Publicly, at least, the Maryland Transit Administration has granted the contractor an additional five months of construction time to make up for initial delays. But the state has refused to pay more, saying any overruns are the contractor’s responsibility.
Scott Zuchorski, head of the North America Infrastructure group for Fitch Ratings, said the Purple Line delays and cost overruns “are definitely on the higher end of what we’ve seen.”
“You can just have this gap that grows and keeps getting bigger over the years,” Zuchorski said. “Typically there’s a negotiation where these issues get resolved before the contractor is quitting.”
On the Purple Line, Zuchorski said, “My sense is each side is probably responsible for different parts. But when you’re talking about big numbers and delays over 900 days, those are some big checks to write.”
Negotiators on the almost-daily conference calls have remained tight-lipped about how close they are, or aren’t, to an agreement. Media representatives for all three sides denied requests for interviews with project officials. They also declined to answer specific questions in writing.
However, the umbrella group, Purple Line Transit Partners (PLTP), signaled that it is not pursuing other companies to complete the work. Technically, the construction team has said it will terminate its $2 billion design-build contract with the umbrella group, which holds the $5.6 billion partnership with the state to build the light-rail line and then operate it for 30 years.
In a statement, PLTP chief executive Peter van der Waart said the “substantive content and constructive tone” of the recent negotiations “are giving me increased confidence that a fair deal will be reached that enables us to keep advancing the Purple Line toward completion without further delay. . . . We’re not considering alternative courses at this time.”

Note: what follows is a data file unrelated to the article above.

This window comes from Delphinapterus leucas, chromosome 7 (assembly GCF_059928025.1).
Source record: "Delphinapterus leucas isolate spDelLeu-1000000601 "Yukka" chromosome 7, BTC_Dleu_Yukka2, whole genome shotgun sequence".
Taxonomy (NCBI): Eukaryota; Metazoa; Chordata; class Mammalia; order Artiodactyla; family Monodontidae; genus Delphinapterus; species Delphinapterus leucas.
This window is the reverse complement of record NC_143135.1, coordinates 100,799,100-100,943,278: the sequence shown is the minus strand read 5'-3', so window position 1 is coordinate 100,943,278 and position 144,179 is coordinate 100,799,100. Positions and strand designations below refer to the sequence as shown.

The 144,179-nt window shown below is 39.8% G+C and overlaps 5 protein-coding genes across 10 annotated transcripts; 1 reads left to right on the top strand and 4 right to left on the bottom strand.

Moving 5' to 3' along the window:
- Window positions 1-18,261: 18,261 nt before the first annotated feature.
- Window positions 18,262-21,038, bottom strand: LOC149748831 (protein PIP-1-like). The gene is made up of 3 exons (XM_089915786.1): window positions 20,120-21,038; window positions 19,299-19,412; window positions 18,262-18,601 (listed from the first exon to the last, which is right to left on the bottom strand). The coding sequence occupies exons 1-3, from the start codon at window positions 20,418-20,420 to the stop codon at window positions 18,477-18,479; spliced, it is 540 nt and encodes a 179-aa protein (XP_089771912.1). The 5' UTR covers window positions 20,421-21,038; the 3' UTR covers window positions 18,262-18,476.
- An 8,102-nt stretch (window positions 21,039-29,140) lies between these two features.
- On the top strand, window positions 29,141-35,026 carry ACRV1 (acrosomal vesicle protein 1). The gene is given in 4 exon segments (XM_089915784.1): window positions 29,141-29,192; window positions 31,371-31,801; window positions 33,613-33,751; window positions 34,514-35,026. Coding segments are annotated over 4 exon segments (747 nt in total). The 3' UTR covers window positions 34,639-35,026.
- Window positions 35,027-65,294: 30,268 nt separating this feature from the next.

The construction team, known as Purple Line Transit Constructors, is composed of Fluor, Lane Construction Corp. and Traylor Bros. A spokeswoman for the joint venture referred questions to the state.
A Fluor spokesman said the company “is not participating in the story,” citing the SEC investigation.
The company declined to say whether its accounting of the Purple Line costs is part of the SEC inquiry. However, Fluor leaders recorded expenses on the Purple Line during the time period now under investigation, according to a transcript of a 2019 company earnings call with analysts.
An SEC spokeswoman declined to comment.
Fluor also said in May that the Justice Department had subpoenaed documents for projects it had recorded expenses on in 2019, though the company didn’t reveal which ones.
Maryland Transportation Secretary Gregory I. Slater said in a statement that the discussions have been “productive.” He blamed an early lawsuit against the Purple Line for delaying the start of construction by a year and creating “uncertainty in the project, leading to further delays.”
“It is critical that the details of the settlement are well-developed and thoughtfully considered by both parties, which can take time to develop and evaluate,” Slater said. “These discussions are focused on a fair and reasonable settlement to allow the Purple Line to continue its successful development and the best path to deliver this important transit project for the National Capital region.”